for index,char in enumerate(myStr):
        if char == ';':
            if index%2 == 1: # replace ';' in even indices with ":"
                answer.append(":")
            else:
                answer.append("!") # replace ';' in odd indices with "!"
        else:
            answer.append(char)
    return ''.join(answer)
2

to use the .replace() method effectively on string without creating a separate list for example take a look at the list username containing string with some white space, we want to replace the white space with an underscore in each of the username string.

names = ["Joey Tribbiani", "Monica Geller", "Chandler Bing", "Phoebe Buffay"]
usernames = []

to replace the white spaces in each username consider using the range function in python.

for name in names:
    usernames.append(name.lower().replace(' ', '_'))

print(usernames)

Or if you want to use one list:

for user in range(len(names)):
   names[user] = names[user].lower().replace(' ', '_')

print(names)
0

If you are replacing by an index value specified in variable 'n', then try the below:

def missing_char(str, n):
 str=str.replace(str[n],":")
 return str
3
  • 2
    The problem with this solution is it would replace all occurrences of the character at position n and asker only wants to replace that specific occurrence
    – shivram.ss
    Aug 2, 2016 at 15:42
  • Exactly, poor solution! Dec 5, 2017 at 10:55
  • for replace just 1 character by an index check my answer Jun 17, 2022 at 1:50
0

How about this:

sentence = 'After 1500 years of that thinking surpressed'

sentence = sentence.lower()

def removeLetter(text,char):

    result = ''
    for c in text:
        if c != char:
            result += c
    return text.replace(char,'*')
text = removeLetter(sentence,'a')
0

To replace a character at a specific index, the function is as follows:

def replace_char(s , n , c):
    n-=1
    s = s[0:n] + s[n:n+1].replace(s[n] , c) + s[n+1:]
    return s

where s is a string, n is index and c is a character.

0

I wrote this method to replace characters or replace strings at a specific instance. instances start at 0 (this can easily be changed to 1 if you change the optional inst argument to 1, and test_instance variable to 1.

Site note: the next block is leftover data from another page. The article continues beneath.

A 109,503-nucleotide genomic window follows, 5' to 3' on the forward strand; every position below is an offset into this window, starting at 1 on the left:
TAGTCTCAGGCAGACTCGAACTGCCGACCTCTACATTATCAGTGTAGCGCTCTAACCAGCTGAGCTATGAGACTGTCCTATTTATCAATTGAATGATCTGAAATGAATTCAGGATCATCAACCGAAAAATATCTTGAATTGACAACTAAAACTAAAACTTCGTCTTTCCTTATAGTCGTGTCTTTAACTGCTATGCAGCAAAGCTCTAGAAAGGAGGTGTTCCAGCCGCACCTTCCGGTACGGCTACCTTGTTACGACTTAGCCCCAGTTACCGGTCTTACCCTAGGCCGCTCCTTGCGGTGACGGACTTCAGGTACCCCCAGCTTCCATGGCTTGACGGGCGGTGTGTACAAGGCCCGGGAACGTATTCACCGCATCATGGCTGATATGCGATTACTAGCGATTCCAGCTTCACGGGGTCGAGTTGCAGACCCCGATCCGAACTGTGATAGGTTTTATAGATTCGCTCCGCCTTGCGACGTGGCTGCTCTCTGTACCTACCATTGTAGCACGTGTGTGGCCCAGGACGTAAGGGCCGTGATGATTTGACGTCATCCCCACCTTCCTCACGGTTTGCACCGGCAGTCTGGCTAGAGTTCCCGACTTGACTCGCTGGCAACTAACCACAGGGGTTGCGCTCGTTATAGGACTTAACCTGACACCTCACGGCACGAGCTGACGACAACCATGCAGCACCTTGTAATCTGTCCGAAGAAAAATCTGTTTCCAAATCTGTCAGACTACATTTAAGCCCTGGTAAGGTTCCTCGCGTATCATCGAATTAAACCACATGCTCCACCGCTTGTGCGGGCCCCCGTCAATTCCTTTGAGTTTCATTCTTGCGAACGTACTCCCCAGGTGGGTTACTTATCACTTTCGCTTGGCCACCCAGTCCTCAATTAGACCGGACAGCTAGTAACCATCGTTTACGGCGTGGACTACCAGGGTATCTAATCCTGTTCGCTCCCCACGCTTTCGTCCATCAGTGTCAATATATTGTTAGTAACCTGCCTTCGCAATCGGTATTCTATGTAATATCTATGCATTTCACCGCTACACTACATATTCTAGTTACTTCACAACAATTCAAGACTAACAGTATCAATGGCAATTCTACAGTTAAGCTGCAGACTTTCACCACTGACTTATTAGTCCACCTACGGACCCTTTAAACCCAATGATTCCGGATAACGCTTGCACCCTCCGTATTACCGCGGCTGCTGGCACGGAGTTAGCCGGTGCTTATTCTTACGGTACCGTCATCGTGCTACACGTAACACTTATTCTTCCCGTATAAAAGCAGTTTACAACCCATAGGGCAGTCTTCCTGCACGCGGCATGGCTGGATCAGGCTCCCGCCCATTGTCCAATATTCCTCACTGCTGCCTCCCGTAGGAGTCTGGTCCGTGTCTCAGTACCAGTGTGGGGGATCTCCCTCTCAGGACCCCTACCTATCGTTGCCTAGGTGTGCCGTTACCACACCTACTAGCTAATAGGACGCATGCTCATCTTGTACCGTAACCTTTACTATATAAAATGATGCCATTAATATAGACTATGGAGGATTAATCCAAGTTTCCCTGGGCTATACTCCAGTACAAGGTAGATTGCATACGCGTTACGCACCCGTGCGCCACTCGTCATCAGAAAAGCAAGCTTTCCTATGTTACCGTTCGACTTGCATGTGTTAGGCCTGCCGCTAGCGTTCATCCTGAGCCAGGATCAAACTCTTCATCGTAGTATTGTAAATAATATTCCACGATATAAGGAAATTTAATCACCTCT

def replace_instance(some_word, str_to_replace, new_str='', inst=0):
    return_word = ''
    char_index, test_instance = 0, 0
    while char_index < len(some_word):
        test_str = some_word[char_index: char_index + len(str_to_replace)]
        if test_str == str_to_replace:
            if test_instance == inst:
                return_word = some_word[:char_index] + new_str + some_word[char_index + len(str_to_replace):]
                break
            else:
                test_instance += 1
        char_index += 1
    return return_word
0

You can do this:

string = "this; is a; sample; ; python code;!;" #your desire string
result = ""
for i in range(len(string)):
    s = string[i]
    if (s == ";" and i in [4, 18, 20]): #insert your desire list
        s = ":"
    result = result + s
print(result)
0
names = ["Joey Tribbiani", "Monica Geller", "Chandler Bing", "Phoebe Buffay"]

usernames = []

for i in names:
    if " " in i:
        i = i.replace(" ", "_")
    print(i)

Output: Joey_Tribbiani Monica_Geller Chandler_Bing Phoebe_Buffay

1
  • 1
    Thanks, Muhammad I am a beginner I will do my best.
    – Kasem777
    Apr 10, 2020 at 10:52
0

My problem was that I had a list of numbers, and I only want to replace a part of that number, soy I do this:

original_list = ['08113', '09106', '19066', '17056', '17063', '17053']

# With this part I achieve my goal
cves_mod = []
for i in range(0,len(res_list)):
    cves_mod.append(res_list[i].replace(res_list[i][2:], '999'))
cves_mod

# Result
cves_mod
['08999', '09999', '19999', '17999', '17999', '17999']
0

Even more simpler:

input = "a:b:c:d"
output =''
for c in input:
    if c==':':
        output +='/'
    else:
        output+=c
print(output)

output: a/b/c/d

0

i tried using this instead as a 2 in 1

usernames = ["Joey Tribbiani", "Monica Geller", "Chandler Bing", "Phoebe Buffay"]

# write your for loop here
for user in range(0,len(usernames)):
    usernames[user] = usernames[user].lower().replace(' ', '_')

print(usernames)
0

Cleaner way to replace character at a specific index

def replace_char(str , index , c):
    return str[:index]+c+str[index+1:]

Your Answer

By clicking “Post Your Answer”, you agree to our terms of service and acknowledge you have read our privacy policy.

Not the answer you're looking for? Browse other questions tagged or ask your own question.